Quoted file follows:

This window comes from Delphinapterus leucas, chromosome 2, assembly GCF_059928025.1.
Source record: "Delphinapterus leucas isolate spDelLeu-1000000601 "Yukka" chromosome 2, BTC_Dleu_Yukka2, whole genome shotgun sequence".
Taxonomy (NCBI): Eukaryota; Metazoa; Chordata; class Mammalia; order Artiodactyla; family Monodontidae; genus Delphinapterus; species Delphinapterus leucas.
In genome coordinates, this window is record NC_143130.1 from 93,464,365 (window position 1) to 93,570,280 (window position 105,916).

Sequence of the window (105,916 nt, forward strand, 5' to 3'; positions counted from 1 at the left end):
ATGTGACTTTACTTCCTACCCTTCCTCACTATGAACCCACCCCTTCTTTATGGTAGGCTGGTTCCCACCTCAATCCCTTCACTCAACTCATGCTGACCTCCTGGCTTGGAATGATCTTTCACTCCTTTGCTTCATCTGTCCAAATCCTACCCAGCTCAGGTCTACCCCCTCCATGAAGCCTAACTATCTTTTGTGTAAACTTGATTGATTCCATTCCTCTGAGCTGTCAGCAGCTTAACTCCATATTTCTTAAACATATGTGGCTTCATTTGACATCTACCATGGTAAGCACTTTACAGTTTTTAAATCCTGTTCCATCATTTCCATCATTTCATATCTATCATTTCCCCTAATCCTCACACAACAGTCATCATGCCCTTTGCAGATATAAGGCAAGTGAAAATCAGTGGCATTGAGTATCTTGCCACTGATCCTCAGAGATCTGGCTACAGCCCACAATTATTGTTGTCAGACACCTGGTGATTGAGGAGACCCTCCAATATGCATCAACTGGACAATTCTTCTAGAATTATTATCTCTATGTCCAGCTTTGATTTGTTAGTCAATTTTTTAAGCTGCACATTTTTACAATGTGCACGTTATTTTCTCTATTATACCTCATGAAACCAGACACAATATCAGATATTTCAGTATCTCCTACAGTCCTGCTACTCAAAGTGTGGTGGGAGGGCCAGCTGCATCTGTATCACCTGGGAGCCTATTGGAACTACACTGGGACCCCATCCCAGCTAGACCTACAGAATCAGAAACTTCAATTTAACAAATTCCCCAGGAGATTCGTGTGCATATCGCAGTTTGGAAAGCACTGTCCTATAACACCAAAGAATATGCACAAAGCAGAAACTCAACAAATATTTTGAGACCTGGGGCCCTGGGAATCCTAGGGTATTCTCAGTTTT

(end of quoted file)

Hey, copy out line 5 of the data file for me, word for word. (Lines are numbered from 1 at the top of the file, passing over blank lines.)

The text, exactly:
Sequence of the window (105,916 nt, forward strand, 5' to 3'; positions counted from 1 at the left end):